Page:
William Wilberforce

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Bold & Fearless

Politician against slavery

If to be feelingly alive to the sufferings of my fellow-creatures is to be a fanatic, I am one of the most incurable fanatics ever permitted to be at large.
— William Wilberforce

William Wilberforce (24 August 1759 – 29 July 1833) was an English politician known as the leader of the movement to stop the slave trade. A native of Kingston upon Hull, Yorkshire, he began his political career in 1780, eventually becoming an independent Member of Parliament for Yorkshire(1784–1812). In 1785, he became a Christian, which resulted in major changes to his lifestyle and a lifelong concern for social reform and progress. He was educated at St. John's CollegeCambridge.

In 1787, he came into contact with Thomas Clarkson and a group of anti-slave-trade activists, including Granville SharpHannah More and Charles Middleton. They persuaded Wilberforce to take on the cause of abolition, and he soon became one of the leading English abolitionists. He headed the parliamentary campaign against the British slave trade for twenty years until the passage of the Slave Trade Act of 1807.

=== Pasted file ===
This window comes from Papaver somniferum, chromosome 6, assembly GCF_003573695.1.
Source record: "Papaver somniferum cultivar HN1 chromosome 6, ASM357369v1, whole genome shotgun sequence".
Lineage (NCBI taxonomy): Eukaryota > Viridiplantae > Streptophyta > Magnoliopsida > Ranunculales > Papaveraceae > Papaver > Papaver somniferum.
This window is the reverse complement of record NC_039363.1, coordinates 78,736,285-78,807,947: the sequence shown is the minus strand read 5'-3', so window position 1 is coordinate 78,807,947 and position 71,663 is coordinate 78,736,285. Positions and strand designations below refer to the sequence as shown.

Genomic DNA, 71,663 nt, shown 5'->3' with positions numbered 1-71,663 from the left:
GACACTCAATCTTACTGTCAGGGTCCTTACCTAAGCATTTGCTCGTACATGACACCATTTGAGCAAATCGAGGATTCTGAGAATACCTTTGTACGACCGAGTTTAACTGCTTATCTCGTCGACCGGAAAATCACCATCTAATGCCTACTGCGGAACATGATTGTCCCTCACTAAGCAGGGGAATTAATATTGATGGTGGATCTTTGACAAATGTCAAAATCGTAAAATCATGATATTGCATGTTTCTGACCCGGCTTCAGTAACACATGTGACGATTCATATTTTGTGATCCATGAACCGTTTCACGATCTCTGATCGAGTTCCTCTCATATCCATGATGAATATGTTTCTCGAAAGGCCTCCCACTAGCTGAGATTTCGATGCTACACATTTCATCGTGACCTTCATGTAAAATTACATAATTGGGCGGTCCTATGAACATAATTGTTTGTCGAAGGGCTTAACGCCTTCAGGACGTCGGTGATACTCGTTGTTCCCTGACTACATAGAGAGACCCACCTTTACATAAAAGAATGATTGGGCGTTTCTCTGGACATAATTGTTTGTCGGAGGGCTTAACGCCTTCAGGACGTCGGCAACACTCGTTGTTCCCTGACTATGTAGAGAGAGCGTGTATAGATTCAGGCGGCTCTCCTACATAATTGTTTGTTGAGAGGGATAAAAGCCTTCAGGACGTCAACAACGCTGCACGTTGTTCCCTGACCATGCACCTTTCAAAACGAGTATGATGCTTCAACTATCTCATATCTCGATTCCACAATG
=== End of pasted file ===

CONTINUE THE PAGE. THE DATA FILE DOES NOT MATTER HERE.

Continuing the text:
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Samuel Morris

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Brave

Missionary Prince

Bread is one thing, stone is another. I once saw a stone with gold in it and they told me it was worth more than a barrel of flour. But when I am hungry I cannot eat that stone, I must have bread. So my soul cannot be satisfied with anything but Jesus, the bread of life.
— Samuel Morris

Samuel Kaboo Morris (1873 – May 12, 1893) was a Liberian prince who converted to Christianity around the age of 14. Around age 18, he left Liberia for the United States to achieve an education and arrived at Taylor University in December 1891. There is now a residence hall at Taylor University bearing his name. He died in 1893 from complications of a respiratory infection.

Morris's life has been the subject of five novels, over a dozen biographies, a 1954 film, and a 1988 documentary. Taylor University has named numerous buildings, scholarships, and a society in his honor. His story helped to inspire other people to go to Africa to preach the gospel.

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C.S. Lewis

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Wise

Author with Integrity

Look for yourself, and you will find in the long run only hatred, loneliness, despair, rage, ruin, and decay. But look for Christ, and you will find Him, and with Him everything else thrown in.
— C.S. Lewis